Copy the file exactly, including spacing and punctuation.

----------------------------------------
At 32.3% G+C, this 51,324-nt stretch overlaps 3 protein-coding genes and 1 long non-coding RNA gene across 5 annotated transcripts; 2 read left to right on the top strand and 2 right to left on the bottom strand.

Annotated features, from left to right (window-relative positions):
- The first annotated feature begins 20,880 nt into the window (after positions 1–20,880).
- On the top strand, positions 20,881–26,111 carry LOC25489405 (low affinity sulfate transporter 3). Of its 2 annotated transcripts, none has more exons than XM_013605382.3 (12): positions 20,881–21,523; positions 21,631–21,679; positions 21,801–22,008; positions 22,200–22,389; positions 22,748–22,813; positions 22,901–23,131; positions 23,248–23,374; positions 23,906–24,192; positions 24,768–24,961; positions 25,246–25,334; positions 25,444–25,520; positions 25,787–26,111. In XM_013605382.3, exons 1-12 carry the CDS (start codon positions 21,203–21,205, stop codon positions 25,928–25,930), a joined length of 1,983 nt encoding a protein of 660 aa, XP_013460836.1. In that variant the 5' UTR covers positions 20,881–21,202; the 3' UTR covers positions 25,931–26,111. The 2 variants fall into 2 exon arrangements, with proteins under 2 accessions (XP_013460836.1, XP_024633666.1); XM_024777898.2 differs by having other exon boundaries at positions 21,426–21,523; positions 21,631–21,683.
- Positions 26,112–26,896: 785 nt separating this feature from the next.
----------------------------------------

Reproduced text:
At 32.3% G+C, this 51,324-nt stretch overlaps 3 protein-coding genes and 1 long non-coding RNA gene across 5 annotated transcripts; 2 read left to right on the top strand and 2 right to left on the bottom strand.

Annotated features, from left to right (window-relative positions):
- The first annotated feature begins 20,880 nt into the window (after positions 1–20,880).
- On the top strand, positions 20,881–26,111 carry LOC25489405 (low affinity sulfate transporter 3). Of its 2 annotated transcripts, none has more exons than XM_013605382.3 (12): positions 20,881–21,523; positions 21,631–21,679; positions 21,801–22,008; positions 22,200–22,389; positions 22,748–22,813; positions 22,901–23,131; positions 23,248–23,374; positions 23,906–24,192; positions 24,768–24,961; positions 25,246–25,334; positions 25,444–25,520; positions 25,787–26,111. In XM_013605382.3, exons 1-12 carry the CDS (start codon positions 21,203–21,205, stop codon positions 25,928–25,930), a joined length of 1,983 nt encoding a protein of 660 aa, XP_013460836.1. In that variant the 5' UTR covers positions 20,881–21,202; the 3' UTR covers positions 25,931–26,111. The 2 variants fall into 2 exon arrangements, with proteins under 2 accessions (XP_013460836.1, XP_024633666.1); XM_024777898.2 differs by having other exon boundaries at positions 21,426–21,523; positions 21,631–21,683.
- Positions 26,112–26,896: 785 nt separating this feature from the next.